The Hispanics of Today and Tomorrow and Emporia Main Street hosted a Day of the Dead celebration on Oct. 26.

The block party consisted of food, art work, face painting, and other holiday traditions.

“It is a celebration of the living and the dead,” said Jasmine Ocampo, an employee of her family’s taco truck La Donas Food Truck.

The belief is that if favorite foods and decorations are put out to honor loved ones who have passed they will come and enjoy the gifts left for them.

“We don’t want to forget past loved ones,” said Sally Sanchez, former organizer of Hispanics of Today and Tomorrow. She continues, “It is not morbid, it’s not somber. (We’re) celebrating with those who have passed.”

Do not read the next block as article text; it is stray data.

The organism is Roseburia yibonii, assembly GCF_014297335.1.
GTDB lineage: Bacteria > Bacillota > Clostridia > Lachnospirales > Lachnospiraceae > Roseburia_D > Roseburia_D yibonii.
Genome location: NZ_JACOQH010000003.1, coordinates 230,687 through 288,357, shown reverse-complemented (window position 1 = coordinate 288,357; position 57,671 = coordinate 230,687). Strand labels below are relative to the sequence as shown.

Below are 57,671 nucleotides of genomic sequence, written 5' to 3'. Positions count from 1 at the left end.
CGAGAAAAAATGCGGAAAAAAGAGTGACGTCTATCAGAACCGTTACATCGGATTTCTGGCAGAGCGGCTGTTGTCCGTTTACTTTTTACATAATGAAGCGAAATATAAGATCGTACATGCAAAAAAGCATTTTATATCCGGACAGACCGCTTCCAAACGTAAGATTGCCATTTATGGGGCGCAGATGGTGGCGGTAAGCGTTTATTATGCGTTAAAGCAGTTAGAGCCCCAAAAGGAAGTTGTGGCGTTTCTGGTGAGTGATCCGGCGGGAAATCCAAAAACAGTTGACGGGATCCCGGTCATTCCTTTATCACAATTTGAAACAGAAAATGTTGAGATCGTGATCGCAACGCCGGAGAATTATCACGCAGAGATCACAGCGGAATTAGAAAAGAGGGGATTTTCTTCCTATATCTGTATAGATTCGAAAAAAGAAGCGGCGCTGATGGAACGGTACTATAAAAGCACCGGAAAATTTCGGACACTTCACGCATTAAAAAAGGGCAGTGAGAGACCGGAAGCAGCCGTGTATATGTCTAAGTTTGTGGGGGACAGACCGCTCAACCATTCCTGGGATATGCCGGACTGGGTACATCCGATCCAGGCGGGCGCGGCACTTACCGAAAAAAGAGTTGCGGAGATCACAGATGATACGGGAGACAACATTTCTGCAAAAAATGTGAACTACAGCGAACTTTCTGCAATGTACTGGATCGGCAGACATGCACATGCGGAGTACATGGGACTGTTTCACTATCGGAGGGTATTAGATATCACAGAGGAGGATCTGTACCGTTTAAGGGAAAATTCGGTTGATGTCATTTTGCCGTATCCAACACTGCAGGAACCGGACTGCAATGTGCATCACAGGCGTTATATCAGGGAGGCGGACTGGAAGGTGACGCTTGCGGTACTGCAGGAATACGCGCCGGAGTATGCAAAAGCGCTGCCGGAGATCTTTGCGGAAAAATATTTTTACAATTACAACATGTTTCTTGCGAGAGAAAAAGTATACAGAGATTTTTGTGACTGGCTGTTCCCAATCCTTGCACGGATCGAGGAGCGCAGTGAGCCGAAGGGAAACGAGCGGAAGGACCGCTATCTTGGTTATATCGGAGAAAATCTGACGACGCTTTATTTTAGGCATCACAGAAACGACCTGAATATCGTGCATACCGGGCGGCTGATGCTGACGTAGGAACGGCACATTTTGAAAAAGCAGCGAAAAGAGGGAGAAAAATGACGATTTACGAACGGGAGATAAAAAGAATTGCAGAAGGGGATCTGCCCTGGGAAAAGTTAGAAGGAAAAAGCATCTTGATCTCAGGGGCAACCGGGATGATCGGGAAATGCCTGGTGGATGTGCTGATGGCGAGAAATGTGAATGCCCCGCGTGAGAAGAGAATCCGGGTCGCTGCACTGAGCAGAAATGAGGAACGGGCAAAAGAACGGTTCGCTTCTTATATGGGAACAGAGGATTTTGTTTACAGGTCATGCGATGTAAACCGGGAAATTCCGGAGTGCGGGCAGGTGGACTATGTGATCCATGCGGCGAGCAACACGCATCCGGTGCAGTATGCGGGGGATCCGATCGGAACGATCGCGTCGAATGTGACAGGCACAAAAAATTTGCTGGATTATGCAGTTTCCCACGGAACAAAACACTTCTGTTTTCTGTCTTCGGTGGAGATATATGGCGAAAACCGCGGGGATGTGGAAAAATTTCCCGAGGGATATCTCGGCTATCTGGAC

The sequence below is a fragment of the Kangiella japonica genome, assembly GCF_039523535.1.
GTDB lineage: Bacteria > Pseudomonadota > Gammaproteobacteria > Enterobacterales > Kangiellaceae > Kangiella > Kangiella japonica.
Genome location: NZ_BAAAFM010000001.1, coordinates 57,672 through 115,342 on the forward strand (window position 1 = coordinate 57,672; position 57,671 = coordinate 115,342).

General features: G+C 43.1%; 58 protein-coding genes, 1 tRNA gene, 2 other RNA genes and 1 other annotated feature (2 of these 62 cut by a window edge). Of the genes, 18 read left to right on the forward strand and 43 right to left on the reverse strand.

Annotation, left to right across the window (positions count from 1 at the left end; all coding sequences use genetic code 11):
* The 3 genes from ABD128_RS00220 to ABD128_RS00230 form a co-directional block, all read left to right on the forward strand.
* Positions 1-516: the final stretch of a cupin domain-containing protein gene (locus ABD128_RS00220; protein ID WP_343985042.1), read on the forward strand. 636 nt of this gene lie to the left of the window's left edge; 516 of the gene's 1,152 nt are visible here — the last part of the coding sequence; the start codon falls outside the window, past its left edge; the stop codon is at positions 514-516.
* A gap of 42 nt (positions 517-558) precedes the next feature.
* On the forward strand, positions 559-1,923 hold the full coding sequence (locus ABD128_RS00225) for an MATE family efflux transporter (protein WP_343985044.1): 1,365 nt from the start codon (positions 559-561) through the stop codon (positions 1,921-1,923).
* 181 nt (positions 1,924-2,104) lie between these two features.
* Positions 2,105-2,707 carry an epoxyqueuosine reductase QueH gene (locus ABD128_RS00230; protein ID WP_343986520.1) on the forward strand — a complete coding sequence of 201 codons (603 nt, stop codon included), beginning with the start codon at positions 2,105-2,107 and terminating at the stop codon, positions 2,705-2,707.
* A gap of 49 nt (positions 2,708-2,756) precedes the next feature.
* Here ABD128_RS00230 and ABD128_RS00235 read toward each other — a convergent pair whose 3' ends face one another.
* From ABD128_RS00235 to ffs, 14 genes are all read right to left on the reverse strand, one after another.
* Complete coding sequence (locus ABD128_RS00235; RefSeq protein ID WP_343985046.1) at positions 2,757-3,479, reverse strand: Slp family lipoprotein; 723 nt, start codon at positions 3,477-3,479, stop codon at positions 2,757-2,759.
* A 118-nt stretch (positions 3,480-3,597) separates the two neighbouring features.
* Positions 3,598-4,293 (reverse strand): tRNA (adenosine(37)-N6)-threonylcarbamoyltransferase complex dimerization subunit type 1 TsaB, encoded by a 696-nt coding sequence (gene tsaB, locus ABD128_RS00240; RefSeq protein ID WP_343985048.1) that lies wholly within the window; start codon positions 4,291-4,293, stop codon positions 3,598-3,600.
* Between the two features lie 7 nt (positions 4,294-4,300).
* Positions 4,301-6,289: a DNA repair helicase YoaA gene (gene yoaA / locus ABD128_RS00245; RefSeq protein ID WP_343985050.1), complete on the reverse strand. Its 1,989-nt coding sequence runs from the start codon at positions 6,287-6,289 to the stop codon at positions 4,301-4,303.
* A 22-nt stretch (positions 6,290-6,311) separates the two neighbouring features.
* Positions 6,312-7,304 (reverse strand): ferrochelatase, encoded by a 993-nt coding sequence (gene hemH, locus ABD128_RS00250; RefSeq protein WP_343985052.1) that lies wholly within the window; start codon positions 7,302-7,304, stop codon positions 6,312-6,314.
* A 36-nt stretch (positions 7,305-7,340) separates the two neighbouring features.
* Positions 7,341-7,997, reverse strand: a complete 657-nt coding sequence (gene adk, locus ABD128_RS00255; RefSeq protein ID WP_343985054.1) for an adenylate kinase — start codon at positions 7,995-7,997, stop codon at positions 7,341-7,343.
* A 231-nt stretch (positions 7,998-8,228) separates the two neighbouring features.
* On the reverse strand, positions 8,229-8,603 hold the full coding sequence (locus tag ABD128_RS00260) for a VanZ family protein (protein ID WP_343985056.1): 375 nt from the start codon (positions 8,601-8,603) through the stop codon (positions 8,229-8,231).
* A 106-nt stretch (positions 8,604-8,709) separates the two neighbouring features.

Marigolds are left at graves and music is typically brought. It is seen as a celebration of life rather than a mourning of death.

Victer DelAlba explained it is not meant to be scary because, “You’re not celebrating a stranger, it’s your family.” DelAlba’s daughter, Brenda Lopez, a junior at Emporia State, translated for him.

Tomas Ocampo specifically honors his father, who passed away at the age of 25. He celebrates his father’s life with an ofrenda--a shrine for the deceased loved ones-- decorated with pictures and bright flowers.

“You have to remember they memory they left behind,” said Ocampo.

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